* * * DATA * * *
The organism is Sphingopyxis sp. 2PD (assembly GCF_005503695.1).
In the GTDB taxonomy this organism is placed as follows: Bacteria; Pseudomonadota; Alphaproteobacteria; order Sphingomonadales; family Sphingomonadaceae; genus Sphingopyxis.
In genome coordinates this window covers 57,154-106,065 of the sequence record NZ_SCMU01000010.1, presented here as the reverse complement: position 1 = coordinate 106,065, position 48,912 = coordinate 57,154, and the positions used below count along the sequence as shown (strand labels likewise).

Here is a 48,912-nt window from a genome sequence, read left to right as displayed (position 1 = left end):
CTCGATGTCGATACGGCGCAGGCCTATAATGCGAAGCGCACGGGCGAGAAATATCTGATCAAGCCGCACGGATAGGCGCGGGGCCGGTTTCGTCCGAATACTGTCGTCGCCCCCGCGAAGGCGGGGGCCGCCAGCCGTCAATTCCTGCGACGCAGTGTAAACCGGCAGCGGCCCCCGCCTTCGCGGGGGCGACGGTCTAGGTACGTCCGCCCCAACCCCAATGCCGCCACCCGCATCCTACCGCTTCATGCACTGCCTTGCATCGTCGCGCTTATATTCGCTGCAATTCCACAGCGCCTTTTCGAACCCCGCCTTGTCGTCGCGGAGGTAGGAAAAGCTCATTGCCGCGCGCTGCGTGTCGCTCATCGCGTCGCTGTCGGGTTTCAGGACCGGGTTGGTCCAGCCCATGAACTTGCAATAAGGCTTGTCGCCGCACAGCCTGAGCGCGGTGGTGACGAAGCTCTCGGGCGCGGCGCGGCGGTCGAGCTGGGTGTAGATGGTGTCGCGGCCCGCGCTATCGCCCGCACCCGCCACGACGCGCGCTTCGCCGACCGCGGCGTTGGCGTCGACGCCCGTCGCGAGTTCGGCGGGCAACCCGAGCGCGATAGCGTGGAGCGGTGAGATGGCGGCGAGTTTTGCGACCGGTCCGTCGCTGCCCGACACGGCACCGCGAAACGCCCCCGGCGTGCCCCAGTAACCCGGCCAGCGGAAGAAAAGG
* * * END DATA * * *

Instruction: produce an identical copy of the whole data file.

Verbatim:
The organism is Sphingopyxis sp. 2PD (assembly GCF_005503695.1).
In the GTDB taxonomy this organism is placed as follows: Bacteria; Pseudomonadota; Alphaproteobacteria; order Sphingomonadales; family Sphingomonadaceae; genus Sphingopyxis.
In genome coordinates this window covers 57,154-106,065 of the sequence record NZ_SCMU01000010.1, presented here as the reverse complement: position 1 = coordinate 106,065, position 48,912 = coordinate 57,154, and the positions used below count along the sequence as shown (strand labels likewise).

Here is a 48,912-nt window from a genome sequence, read left to right as displayed (position 1 = left end):
CTCGATGTCGATACGGCGCAGGCCTATAATGCGAAGCGCACGGGCGAGAAATATCTGATCAAGCCGCACGGATAGGCGCGGGGCCGGTTTCGTCCGAATACTGTCGTCGCCCCCGCGAAGGCGGGGGCCGCCAGCCGTCAATTCCTGCGACGCAGTGTAAACCGGCAGCGGCCCCCGCCTTCGCGGGGGCGACGGTCTAGGTACGTCCGCCCCAACCCCAATGCCGCCACCCGCATCCTACCGCTTCATGCACTGCCTTGCATCGTCGCGCTTATATTCGCTGCAATTCCACAGCGCCTTTTCGAACCCCGCCTTGTCGTCGCGGAGGTAGGAAAAGCTCATTGCCGCGCGCTGCGTGTCGCTCATCGCGTCGCTGTCGGGTTTCAGGACCGGGTTGGTCCAGCCCATGAACTTGCAATAAGGCTTGTCGCCGCACAGCCTGAGCGCGGTGGTGACGAAGCTCTCGGGCGCGGCGCGGCGGTCGAGCTGGGTGTAGATGGTGTCGCGGCCCGCGCTATCGCCCGCACCCGCCACGACGCGCGCTTCGCCGACCGCGGCGTTGGCGTCGACGCCCGTCGCGAGTTCGGCGGGCAACCCGAGCGCGATAGCGTGGAGCGGTGAGATGGCGGCGAGTTTTGCGACCGGTCCGTCGCTGCCCGACACGGCACCGCGAAACGCCCCCGGCGTGCCCCAGTAACCCGGCCAGCGGAAGAAAAGG